Nearing peak of flu season

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By Vanessa Hurst

Winter is coming which means so is the peak of flu season. Flu season begins in October and lasts through March peaking in December through February.

LaRue County and surrounding areas are still in the sporatic stage of influenza outbreak. According to the CDC sporadic refers to a disease that occurs infrequently and irregularly. Officials at the Lincoln Trail District Health Department say that although influenza is sporadic, they are seeing more screens come back positive but have not seen positive cultures. Officials are advising people to take necessary precaution to help prevent the spread of illness.

People with flu can spread it to others up to about 6 feet away. Most experts think that flu viruses are spread mainly by droplets made when people with flu cough, sneeze or talk. These droplets can land in the mouths or noses of people who are nearby or possibly be inhaled into the lungs. Less often, a person might also get flu by touching a surface or object that has flu virus on it and then touching their own mouth or nose.

To avoid this, people should stay away from sick people and stay home if sick. It also is important to wash hands often with soap and water. If soap and water are not available, use an alcohol-based hand rub. Linens, eating utensils, and dishes belonging to those who are sick should not be shared without washing thoroughly first. Eating utensils can be washed either in a dishwasher or by hand with water and soap and do not need to be cleaned separately. Further, frequently touched surfaces should be cleaned and disinfected at home, work and school, especially if someone is ill.

Most healthy adults may be able to infect other people beginning 1 day before symptoms develop and up to 5 to 7 days after becoming sick. Children may pass the virus for longer than 7 days. Symptoms start 1 to 4 days after the virus enters the body. That means that you may be able to pass on the flu to someone else before you know you are sick, as well as while you are sick. Some people can be infected with the flu virus but have no symptoms. During this time, those persons may still spread the virus to others.

Most people who get influenza will recover in a few days to less than two weeks, however some people will develop complications such as pneumonia, bronchitis, sinus and ear infections. The flu can make chronic health problems worse, for example, people with asthma may experience asthma attacks while they have the flu, and people with chronic congestive heart failure may experience worsening of this condition that is triggered by the flu.

To help prevent the spread of flu, officials at Lincoln Trail District Health Department (LTHD) would like to remind people that flu shots are still available and it isn’t too late to get one and that getting the flu shot, even if you are healthy, not only protects you it also protects those around you.

LTHD also would like to remind people the importance of washing hands, and recommend that people cough and sneeze into the crook of their arm or into a tissue.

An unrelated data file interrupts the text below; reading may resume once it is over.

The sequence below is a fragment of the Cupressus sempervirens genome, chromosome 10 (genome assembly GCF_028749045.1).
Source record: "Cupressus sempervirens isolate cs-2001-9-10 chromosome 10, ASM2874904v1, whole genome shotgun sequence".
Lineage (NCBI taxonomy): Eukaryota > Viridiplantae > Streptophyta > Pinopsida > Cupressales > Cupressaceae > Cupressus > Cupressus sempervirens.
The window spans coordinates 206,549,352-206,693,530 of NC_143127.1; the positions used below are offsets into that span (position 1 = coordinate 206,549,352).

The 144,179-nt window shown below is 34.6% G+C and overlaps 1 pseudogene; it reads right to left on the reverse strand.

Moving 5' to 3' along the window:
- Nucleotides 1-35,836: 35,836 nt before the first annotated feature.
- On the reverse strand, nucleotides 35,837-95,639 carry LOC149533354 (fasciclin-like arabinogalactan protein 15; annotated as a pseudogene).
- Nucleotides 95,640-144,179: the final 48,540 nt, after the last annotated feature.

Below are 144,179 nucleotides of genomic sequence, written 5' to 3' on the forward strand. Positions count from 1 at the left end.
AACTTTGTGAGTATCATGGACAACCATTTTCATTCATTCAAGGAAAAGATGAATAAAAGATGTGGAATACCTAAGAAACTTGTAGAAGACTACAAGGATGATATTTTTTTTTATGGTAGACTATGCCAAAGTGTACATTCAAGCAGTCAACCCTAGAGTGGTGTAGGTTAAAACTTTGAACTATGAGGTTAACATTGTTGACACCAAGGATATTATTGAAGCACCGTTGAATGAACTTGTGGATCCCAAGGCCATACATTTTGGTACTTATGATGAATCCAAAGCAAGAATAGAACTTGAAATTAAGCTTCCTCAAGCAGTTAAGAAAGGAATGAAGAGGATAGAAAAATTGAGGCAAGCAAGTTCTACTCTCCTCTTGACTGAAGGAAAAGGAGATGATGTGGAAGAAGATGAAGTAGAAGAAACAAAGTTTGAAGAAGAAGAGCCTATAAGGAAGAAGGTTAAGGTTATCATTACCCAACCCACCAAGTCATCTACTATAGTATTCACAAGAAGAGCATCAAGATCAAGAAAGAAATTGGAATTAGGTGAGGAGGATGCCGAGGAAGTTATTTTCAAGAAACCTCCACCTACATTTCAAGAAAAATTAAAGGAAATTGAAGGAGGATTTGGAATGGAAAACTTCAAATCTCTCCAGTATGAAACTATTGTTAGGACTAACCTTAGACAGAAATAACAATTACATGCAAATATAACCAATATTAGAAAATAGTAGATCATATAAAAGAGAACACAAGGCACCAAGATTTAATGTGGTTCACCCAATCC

It is recommended that children who are showing symptoms stay home from school until they are fever free for 24 hours. It is also recommended that those experiencing symptoms stay away from the immuno-compromised such as elderly, infants and individuals on radiation or chemotherapy.

According to the CDC most people with the flu have mild illness and do not need medical care or antiviral drugs. If you get sick with flu symptoms, in most cases, you should stay home and avoid contact with other people except to get medical care.

It is recommended that you contact your health care provider if you experience the following symptoms:

In children

Fast breathing or trouble breathing

Bluish skin color

Not drinking enough fluids

Not waking up or not interacting

Being so irritable that the child does not want to be held

Flu-like symptoms improve but then return with fever and worse cough

Fever with a rash

In addition to the signs above, get medical help right away for any infant who has any of these signs:

Being unable to eat

Has trouble breathing

Has no tears when crying

Significantly fewer wet diapers than normal

In adults

Difficulty breathing or shortness of breath

Pain or pressure in the chest or abdomen

Sudden dizziness


Severe or persistent vomiting

Flu-like symptoms that improve but then return with fever and worse cough

Certain people are at high risk of serious flu-related complications these people, including young children, people 65 and older, pregnant women and people with certain medical conditions. If you are in a high-risk group and develop flu symptoms, it’s best for you to contact your doctor. Remind them about your high-risk status for flu. Health care providers will determine whether influenza testing and treatment are needed. Your doctor may prescribe antiviral drugs that can treat the flu. These drugs work better for treatment the sooner they are started.

If you are otherwise healthy it is recommended that you or your children stay home get plenty of rest and stay hydrated.

For more information contact Lincoln Trail District Health Department at 270-769-1601 or visit their website www.lincolntrailhealthdepartment.com. You can also find information at www.cdc.gov.